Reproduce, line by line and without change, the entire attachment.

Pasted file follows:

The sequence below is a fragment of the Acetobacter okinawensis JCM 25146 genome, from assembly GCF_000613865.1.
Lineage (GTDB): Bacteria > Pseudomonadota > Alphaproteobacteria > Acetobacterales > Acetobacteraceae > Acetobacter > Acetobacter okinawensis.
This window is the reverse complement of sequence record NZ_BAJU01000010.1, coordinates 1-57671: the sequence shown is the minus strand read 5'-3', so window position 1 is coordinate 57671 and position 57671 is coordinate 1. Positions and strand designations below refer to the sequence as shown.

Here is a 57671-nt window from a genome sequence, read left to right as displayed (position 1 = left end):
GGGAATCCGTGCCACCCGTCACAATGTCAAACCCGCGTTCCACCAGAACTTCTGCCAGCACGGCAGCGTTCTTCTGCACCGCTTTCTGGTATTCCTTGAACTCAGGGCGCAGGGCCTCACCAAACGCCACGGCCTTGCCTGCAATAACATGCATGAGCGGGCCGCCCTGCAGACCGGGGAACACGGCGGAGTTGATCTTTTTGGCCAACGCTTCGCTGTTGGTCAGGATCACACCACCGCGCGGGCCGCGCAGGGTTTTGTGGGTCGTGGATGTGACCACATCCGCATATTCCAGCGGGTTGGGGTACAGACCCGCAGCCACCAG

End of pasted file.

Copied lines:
The sequence below is a fragment of the Acetobacter okinawensis JCM 25146 genome, from assembly GCF_000613865.1.
Lineage (GTDB): Bacteria > Pseudomonadota > Alphaproteobacteria > Acetobacterales > Acetobacteraceae > Acetobacter > Acetobacter okinawensis.
This window is the reverse complement of sequence record NZ_BAJU01000010.1, coordinates 1-57671: the sequence shown is the minus strand read 5'-3', so window position 1 is coordinate 57671 and position 57671 is coordinate 1. Positions and strand designations below refer to the sequence as shown.

Here is a 57671-nt window from a genome sequence, read left to right as displayed (position 1 = left end):
GGGAATCCGTGCCACCCGTCACAATGTCAAACCCGCGTTCCACCAGAACTTCTGCCAGCACGGCAGCGTTCTTCTGCACCGCTTTCTGGTATTCCTTGAACTCAGGGCGCAGGGCCTCACCAAACGCCACGGCCTTGCCTGCAATAACATGCATGAGCGGGCCGCCCTGCAGACCGGGGAACACGGCGGAGTTGATCTTTTTGGCCAACGCTTCGCTGTTGGTCAGGATCACACCACCGCGCGGGCCGCGCAGGGTTTTGTGGGTCGTGGATGTGACCACATCCGCATATTCCAGCGGGTTGGGGTACAGACCCGCAGCCACCAG